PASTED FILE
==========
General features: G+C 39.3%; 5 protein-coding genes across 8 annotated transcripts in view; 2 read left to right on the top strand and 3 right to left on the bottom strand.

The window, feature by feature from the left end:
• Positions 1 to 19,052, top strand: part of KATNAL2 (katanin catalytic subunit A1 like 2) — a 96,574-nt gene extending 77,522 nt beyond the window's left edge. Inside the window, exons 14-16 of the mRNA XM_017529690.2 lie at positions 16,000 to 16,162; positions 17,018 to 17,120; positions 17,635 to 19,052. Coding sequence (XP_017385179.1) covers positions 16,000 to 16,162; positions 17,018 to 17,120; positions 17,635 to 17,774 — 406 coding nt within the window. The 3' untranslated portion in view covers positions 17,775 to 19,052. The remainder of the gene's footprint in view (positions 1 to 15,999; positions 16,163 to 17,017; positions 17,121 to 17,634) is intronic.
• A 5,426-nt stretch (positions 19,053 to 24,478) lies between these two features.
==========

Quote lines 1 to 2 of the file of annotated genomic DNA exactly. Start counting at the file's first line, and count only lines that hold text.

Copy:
General features: G+C 39.3%; 5 protein-coding genes across 8 annotated transcripts in view; 2 read left to right on the top strand and 3 right to left on the bottom strand.

The window, feature by feature from the left end: